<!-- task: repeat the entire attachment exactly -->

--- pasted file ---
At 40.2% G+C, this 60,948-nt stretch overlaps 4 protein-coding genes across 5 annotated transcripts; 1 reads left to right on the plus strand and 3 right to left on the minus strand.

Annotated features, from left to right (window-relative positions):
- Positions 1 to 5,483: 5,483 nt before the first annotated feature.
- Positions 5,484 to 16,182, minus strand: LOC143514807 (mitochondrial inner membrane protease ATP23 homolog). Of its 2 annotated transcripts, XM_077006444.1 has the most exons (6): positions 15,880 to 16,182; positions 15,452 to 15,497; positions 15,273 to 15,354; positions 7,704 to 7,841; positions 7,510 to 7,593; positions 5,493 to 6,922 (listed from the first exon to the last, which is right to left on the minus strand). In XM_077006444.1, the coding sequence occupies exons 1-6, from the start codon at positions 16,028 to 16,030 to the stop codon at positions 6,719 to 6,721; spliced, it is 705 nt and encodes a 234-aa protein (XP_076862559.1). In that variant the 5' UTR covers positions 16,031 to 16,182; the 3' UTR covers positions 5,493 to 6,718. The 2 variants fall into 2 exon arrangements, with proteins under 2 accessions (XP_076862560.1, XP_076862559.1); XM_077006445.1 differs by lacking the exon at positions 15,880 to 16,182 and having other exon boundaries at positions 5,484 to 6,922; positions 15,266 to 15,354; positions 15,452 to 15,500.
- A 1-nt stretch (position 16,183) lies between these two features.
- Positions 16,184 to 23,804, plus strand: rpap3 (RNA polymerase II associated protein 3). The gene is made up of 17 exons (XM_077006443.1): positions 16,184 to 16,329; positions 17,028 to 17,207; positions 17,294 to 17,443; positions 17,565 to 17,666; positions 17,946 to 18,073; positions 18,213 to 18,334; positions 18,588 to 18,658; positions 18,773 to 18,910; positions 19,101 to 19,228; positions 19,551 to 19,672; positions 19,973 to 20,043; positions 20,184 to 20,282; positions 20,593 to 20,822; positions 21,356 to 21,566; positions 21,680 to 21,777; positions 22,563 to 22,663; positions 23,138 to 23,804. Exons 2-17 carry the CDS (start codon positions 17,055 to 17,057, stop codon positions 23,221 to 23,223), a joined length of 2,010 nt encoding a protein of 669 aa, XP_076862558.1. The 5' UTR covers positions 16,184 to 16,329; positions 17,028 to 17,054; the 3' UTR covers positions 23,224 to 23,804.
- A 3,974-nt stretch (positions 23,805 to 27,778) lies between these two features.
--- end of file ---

At 40.2% G+C, this 60,948-nt stretch overlaps 4 protein-coding genes across 5 annotated transcripts; 1 reads left to right on the plus strand and 3 right to left on the minus strand.

Annotated features, from left to right (window-relative positions):
- Positions 1 to 5,483: 5,483 nt before the first annotated feature.
- Positions 5,484 to 16,182, minus strand: LOC143514807 (mitochondrial inner membrane protease ATP23 homolog). Of its 2 annotated transcripts, XM_077006444.1 has the most exons (6): positions 15,880 to 16,182; positions 15,452 to 15,497; positions 15,273 to 15,354; positions 7,704 to 7,841; positions 7,510 to 7,593; positions 5,493 to 6,922 (listed from the first exon to the last, which is right to left on the minus strand). In XM_077006444.1, the coding sequence occupies exons 1-6, from the start codon at positions 16,028 to 16,030 to the stop codon at positions 6,719 to 6,721; spliced, it is 705 nt and encodes a 234-aa protein (XP_076862559.1). In that variant the 5' UTR covers positions 16,031 to 16,182; the 3' UTR covers positions 5,493 to 6,718. The 2 variants fall into 2 exon arrangements, with proteins under 2 accessions (XP_076862560.1, XP_076862559.1); XM_077006445.1 differs by lacking the exon at positions 15,880 to 16,182 and having other exon boundaries at positions 5,484 to 6,922; positions 15,266 to 15,354; positions 15,452 to 15,500.
- A 1-nt stretch (position 16,183) lies between these two features.
- Positions 16,184 to 23,804, plus strand: rpap3 (RNA polymerase II associated protein 3). The gene is made up of 17 exons (XM_077006443.1): positions 16,184 to 16,329; positions 17,028 to 17,207; positions 17,294 to 17,443; positions 17,565 to 17,666; positions 17,946 to 18,073; positions 18,213 to 18,334; positions 18,588 to 18,658; positions 18,773 to 18,910; positions 19,101 to 19,228; positions 19,551 to 19,672; positions 19,973 to 20,043; positions 20,184 to 20,282; positions 20,593 to 20,822; positions 21,356 to 21,566; positions 21,680 to 21,777; positions 22,563 to 22,663; positions 23,138 to 23,804. Exons 2-17 carry the CDS (start codon positions 17,055 to 17,057, stop codon positions 23,221 to 23,223), a joined length of 2,010 nt encoding a protein of 669 aa, XP_076862558.1. The 5' UTR covers positions 16,184 to 16,329; positions 17,028 to 17,054; the 3' UTR covers positions 23,224 to 23,804.
- A 3,974-nt stretch (positions 23,805 to 27,778) lies between these two features.